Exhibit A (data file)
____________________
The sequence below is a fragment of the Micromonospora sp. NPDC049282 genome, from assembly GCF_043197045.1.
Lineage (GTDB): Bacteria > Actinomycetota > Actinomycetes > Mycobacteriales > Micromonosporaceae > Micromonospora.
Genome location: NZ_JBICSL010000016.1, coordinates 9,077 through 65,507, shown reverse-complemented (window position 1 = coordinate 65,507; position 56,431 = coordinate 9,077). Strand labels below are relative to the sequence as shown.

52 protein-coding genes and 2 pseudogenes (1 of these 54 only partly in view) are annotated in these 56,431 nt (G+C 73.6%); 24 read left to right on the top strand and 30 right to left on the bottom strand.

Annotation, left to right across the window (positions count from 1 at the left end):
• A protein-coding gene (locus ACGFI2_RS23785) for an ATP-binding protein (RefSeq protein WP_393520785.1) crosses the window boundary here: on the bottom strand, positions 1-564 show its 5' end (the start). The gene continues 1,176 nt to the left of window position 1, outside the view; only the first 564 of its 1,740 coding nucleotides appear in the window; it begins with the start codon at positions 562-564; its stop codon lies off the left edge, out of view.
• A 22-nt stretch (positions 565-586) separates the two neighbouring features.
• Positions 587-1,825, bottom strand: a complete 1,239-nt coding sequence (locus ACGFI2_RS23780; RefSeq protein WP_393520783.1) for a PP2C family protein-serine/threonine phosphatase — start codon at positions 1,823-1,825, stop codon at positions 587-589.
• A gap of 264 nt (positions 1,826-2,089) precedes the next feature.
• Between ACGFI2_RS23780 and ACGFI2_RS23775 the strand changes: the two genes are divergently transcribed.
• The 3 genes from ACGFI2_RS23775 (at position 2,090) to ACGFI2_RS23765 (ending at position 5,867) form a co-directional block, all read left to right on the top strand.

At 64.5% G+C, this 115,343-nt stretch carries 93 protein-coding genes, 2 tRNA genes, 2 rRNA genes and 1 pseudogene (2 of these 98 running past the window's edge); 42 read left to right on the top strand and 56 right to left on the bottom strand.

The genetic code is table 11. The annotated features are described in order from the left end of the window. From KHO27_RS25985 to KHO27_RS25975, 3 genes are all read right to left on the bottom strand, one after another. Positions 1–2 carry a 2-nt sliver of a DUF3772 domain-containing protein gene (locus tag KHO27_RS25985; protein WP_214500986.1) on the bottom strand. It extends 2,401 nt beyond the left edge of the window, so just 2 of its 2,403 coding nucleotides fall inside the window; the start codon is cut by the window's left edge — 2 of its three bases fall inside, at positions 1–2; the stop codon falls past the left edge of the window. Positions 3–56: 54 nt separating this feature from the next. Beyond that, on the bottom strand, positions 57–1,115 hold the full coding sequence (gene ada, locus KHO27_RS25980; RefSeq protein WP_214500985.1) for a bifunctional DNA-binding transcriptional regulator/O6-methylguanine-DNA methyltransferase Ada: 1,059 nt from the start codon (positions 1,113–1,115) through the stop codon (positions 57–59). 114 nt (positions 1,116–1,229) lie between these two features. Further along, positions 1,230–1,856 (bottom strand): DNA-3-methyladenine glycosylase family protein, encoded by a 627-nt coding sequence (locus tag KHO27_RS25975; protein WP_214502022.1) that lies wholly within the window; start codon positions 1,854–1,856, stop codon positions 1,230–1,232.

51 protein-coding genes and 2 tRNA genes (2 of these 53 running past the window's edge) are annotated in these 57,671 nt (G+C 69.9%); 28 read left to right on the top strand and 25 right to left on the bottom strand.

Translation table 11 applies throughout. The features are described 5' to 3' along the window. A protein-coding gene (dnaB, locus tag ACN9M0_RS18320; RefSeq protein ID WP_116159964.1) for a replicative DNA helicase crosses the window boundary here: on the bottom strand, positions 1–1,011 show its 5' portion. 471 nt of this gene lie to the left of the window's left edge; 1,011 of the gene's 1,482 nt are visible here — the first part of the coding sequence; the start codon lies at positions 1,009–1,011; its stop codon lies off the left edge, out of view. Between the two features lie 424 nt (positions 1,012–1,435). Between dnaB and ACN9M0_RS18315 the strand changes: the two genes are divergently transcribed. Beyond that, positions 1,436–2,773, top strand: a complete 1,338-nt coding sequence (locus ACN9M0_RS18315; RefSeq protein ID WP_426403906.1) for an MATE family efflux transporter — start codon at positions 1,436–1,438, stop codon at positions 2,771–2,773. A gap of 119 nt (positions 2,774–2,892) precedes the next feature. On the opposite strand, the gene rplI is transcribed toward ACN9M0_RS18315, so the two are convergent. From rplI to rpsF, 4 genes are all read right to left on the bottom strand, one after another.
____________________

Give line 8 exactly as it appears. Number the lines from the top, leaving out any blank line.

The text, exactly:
• Positions 587-1,825, bottom strand: a complete 1,239-nt coding sequence (locus ACGFI2_RS23780; RefSeq protein WP_393520783.1) for a PP2C family protein-serine/threonine phosphatase — start codon at positions 1,823-1,825, stop codon at positions 587-589.